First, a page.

There are various reasons why someone may decide to set up a trust. Trusts are designed to protect your assets and ensure financial stability for your loved ones. It is considered a more efficient way of distributing your assets and can help you mitigate inheritance tax liability if you have a large estate to distribute. Sometimes, disputes can arise when setting up and/or distributing trusts, with loved ones seeking to bring a claim against the trustees. Fortunately, our civil litigation solicitors in Streatham Hill are here to help.
Here at Van Eaton solicitors, we have experience in dealing with a range of contentious probate disputes and issues concerning the administration of a will. Trust disputes differ in their nature and require professional expertise to help you acquire the result you need. If you need to bring a claim against a trust, or the trust you set up is under threat by a family member or relevant party, read our helpful article below.
What is a Trust?
As mentioned previously, a trust is usually set up to protect a person’s assets and ensure that their family and loved ones are well looked after in the future. Their estate can include a range of assets, such as money, property, and shares. The estate is legally transferred to another person or group of people (known as trustees) and is then managed for others (the beneficiaries). Once signed over, the trustees are the legal owners of those assets.
Once assets are moved into a trust, they no longer form part of the estate, and the person to whom the estate belongs no longer has control. Trusts are recommended if an individual wishes to safeguard their assets during their life or after their death, especially if they don’t want those assets to pass directly to family members.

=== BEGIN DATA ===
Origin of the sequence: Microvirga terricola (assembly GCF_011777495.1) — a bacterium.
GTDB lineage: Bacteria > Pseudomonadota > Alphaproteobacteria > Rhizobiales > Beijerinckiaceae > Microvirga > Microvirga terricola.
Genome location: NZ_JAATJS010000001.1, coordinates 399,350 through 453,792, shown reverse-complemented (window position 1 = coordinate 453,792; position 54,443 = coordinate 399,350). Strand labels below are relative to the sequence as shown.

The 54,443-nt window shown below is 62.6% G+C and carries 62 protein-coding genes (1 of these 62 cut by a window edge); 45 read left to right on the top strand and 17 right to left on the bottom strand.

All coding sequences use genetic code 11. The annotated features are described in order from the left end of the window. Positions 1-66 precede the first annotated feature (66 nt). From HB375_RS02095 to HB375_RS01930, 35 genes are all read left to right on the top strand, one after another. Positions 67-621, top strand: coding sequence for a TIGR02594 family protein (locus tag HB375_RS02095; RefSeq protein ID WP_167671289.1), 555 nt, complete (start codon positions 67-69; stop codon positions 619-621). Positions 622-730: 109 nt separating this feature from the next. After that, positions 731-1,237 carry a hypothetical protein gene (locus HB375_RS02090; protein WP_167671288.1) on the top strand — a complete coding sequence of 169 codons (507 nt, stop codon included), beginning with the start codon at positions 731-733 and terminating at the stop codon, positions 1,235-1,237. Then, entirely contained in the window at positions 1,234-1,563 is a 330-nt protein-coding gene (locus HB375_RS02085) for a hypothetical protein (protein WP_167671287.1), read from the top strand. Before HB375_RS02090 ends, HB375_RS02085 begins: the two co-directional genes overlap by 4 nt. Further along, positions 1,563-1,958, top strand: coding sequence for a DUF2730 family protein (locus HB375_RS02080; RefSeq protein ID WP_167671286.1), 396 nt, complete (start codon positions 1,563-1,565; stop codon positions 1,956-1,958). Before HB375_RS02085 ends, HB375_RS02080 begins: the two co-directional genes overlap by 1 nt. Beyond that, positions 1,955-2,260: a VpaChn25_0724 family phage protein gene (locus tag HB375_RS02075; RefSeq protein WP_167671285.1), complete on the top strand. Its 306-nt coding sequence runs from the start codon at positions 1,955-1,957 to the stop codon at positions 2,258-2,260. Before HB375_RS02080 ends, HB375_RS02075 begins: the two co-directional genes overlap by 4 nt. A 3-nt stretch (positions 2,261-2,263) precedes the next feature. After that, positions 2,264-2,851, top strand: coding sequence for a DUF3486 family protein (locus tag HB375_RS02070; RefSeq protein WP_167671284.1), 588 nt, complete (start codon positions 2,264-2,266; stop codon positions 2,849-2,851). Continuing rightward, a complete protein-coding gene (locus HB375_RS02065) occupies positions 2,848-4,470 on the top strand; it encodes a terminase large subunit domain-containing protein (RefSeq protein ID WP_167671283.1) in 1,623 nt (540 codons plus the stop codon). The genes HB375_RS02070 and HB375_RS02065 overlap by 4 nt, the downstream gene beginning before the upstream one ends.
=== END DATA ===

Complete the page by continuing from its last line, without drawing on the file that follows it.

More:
Unlike the challenging of a will, in which claimants will try to prove that the deceased wasn’t of sound mind, that they were under undue influence, or the document was forged, disputing a trust usually falls into two distinct categories. Trustees have more power over the assets, which can lead to disputes. Whether the person that made the trust is still alive or they are now deceased, conflicts can arise.
The Removal of Trustees
Trustees must always work in the best interest of the assets. They have an obligation to always be honest and to act with integrity. If a trustee is not acting properly or in good faith, fellow trustees or beneficiaries can ask for them to be removed. Sometimes, the trustee may step down of their own accord if there are enough trustees still in place to administer the trust. Other times, they may refuse, and the trust document must be checked. If the document is executed on the terms stated, it can be hard for the “rogue” trustee to protest.
There are various reasons as to why a trustee may be removed. These include but are not limited to; a breach of trust, incapacity of a trustee, conflict of interest or the trustee fails to act properly. Each case has different ramifications, so it is important to seek legal advice before making major decisions. Our solicitors in Streatham Hill can help analyse your case and advise on the best course of action.
Claiming Money from a Trust
When you are a named beneficiary, it can be hard to determine how much you are entitled to. Unlike wills, where the deceased states exactly who they want their assets to go to, and how much, trustees are fully in charge of the distribution of the trust. A beneficiary’s entitlement depends upon the type of trust; bare/absolute trusts and discretionary and will trusts. If you would like to discuss the type of trust and your entitlement rights with our solicitors in Streatham Hill, please arrange a free consultation with us today.